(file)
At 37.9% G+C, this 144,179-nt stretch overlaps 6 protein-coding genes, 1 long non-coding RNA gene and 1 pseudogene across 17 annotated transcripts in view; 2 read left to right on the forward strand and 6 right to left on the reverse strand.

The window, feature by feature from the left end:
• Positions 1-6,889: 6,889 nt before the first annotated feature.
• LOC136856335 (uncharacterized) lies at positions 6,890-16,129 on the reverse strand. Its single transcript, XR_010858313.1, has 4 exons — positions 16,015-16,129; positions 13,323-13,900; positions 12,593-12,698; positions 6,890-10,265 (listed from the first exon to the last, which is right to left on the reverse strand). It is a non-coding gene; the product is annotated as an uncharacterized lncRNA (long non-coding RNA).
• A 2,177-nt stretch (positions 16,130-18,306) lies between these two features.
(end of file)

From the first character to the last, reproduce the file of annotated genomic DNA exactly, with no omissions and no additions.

At 37.9% G+C, this 144,179-nt stretch overlaps 6 protein-coding genes, 1 long non-coding RNA gene and 1 pseudogene across 17 annotated transcripts in view; 2 read left to right on the forward strand and 6 right to left on the reverse strand.

The window, feature by feature from the left end:
• Positions 1-6,889: 6,889 nt before the first annotated feature.
• LOC136856335 (uncharacterized) lies at positions 6,890-16,129 on the reverse strand. Its single transcript, XR_010858313.1, has 4 exons — positions 16,015-16,129; positions 13,323-13,900; positions 12,593-12,698; positions 6,890-10,265 (listed from the first exon to the last, which is right to left on the reverse strand). It is a non-coding gene; the product is annotated as an uncharacterized lncRNA (long non-coding RNA).
• A 2,177-nt stretch (positions 16,130-18,306) lies between these two features.